Developers can apply for Stage I and II approvals at the same time. Crucially, the procedure includes ongoing interchange of information between various parties and regular monitoring of project progress. There are some intricate issues at stake here and the developers want a number of amendments to the draft procedure. Final procedure approval may yet take many months after consultation with all public and private sector stakeholders.

Transmission connectivity has become an increasingly thorny issue for RE projects over the last few years due to lack of coordination between various government agencies. Crux of the problem is that creation of transmission capacity – pooling substations and/or transmission line – usually takes 3-4 years. But the projects, once allocated, have a timeline of only 1-1.5 years for implementation. Developers are rightly concerned that there is simply not enough transmission capacity in resource rich states of Rajasthan, Gujarat and Tamil Nadu to match MNRE’s RE procurement plans. Currently, there are 9,000 MW of wind and solar ISTS tenders pending allocation.

ISTS tenders form the cornerstone of MNRE’s new tendering plan to meet 175 GW target by March 2022 and supplying RE power to deficit states in north and east including Uttar Pradesh, Bihar, Punjab, Haryana, Chhattisgarh and West Bengal. But transmission bottlenecks mean that actual progress is likely to be much slower than usual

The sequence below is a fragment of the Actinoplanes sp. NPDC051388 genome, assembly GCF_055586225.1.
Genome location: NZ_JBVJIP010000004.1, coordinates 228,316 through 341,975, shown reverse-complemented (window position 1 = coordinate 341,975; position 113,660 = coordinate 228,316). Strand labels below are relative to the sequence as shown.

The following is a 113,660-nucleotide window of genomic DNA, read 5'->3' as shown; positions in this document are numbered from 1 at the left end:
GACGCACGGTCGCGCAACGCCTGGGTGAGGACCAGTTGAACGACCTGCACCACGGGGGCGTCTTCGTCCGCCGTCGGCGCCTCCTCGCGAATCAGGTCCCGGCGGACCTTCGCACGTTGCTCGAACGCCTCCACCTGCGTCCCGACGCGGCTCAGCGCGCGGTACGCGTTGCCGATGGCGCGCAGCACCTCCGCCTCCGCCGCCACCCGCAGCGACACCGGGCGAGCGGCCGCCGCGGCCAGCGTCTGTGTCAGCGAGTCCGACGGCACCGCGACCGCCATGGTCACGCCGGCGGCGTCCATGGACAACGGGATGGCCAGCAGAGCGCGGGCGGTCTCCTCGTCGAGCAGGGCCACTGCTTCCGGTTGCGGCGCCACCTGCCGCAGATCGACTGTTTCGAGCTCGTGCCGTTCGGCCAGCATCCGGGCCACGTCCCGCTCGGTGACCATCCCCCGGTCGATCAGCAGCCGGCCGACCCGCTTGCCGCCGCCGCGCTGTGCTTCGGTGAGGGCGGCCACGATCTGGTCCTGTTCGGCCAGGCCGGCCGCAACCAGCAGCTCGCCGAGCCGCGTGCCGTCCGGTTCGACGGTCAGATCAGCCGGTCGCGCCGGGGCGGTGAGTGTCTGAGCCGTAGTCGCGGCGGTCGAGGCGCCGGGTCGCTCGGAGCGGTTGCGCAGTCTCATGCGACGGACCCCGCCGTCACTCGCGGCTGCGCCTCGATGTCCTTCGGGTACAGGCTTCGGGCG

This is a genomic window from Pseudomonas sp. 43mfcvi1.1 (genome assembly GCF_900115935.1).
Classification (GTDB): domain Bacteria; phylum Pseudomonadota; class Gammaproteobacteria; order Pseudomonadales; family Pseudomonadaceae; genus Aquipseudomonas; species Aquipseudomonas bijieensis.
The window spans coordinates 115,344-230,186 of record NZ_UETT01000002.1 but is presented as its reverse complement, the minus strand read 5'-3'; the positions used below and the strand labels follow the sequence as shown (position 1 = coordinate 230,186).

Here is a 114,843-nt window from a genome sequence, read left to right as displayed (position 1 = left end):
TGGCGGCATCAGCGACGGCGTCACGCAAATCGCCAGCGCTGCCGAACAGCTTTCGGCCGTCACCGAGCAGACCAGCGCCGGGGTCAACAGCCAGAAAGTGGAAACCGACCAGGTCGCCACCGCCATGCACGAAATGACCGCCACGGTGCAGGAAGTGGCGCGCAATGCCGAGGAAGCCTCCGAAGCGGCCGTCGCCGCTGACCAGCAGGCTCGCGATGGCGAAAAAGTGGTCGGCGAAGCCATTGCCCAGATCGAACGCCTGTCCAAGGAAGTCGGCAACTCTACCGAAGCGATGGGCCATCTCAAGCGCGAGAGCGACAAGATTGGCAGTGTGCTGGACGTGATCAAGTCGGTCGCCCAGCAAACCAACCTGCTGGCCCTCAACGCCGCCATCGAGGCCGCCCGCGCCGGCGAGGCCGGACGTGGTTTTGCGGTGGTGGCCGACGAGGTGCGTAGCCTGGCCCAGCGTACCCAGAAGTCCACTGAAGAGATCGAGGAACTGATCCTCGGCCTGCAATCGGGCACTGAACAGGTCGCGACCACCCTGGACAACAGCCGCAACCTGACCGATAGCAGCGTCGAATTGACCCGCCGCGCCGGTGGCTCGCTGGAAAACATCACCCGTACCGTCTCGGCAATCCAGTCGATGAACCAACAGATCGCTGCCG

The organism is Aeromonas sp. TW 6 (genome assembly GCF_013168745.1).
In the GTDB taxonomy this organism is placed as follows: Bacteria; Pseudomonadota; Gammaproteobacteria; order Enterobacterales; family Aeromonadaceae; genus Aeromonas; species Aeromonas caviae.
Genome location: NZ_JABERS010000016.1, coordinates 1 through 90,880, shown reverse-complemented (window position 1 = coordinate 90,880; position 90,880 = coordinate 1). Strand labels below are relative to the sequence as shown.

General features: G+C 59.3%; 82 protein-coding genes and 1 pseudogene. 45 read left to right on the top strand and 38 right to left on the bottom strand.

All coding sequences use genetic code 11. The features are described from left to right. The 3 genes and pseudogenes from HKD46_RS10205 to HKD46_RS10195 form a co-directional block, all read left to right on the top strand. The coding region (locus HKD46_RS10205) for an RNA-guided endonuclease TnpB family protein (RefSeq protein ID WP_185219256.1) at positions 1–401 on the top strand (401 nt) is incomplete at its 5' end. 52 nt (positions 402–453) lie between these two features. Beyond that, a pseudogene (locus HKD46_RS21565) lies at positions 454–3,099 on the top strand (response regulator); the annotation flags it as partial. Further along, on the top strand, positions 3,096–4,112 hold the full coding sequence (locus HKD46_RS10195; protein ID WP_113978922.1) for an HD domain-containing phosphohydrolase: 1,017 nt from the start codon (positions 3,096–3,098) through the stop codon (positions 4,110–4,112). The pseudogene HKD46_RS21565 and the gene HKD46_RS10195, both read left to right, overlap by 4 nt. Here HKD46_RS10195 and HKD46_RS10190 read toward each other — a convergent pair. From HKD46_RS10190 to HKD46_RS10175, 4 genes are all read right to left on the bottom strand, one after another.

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India launches its first offshore wind project


National Institute of Wind Energy (NIWE), an autonomous technical institution set up by MNRE, has invited Expressions of Interest (EOI) for India’s first offshore wind project. The 1,000 MW project is proposed to be located about 25 km from Pipavav port off the coast of Gujarat. Transmission infrastructure for sub-sea connectivity shall be the responsibility of project developer(s). Due date for submission of EOI is 25 May 2018.

Little progress has been made in offshore wind since announcement of the offshore wind policy in 2015;

MNRE would need to offer substantial subsidy support to the project to make price of power financially acceptable to DISCOMs;

Offshore wind remains a marginal technology because of high costs and execution challenges;

MNRE announced the offshore wind policy in 2015, wherein NIWE was appointed as nodal agency for the sector. But there has been little progress since then. The pilot project has been in development for over 2 years with assistance from the European Union, which is providing technical assistance for completing preliminary wind resource assessment, environmental impact assessment, ground investigations, geophysical and geotechnical studies. As it is the first project of its kind in India, it is fair to assume that project completion would take longer than usual at about 5 years.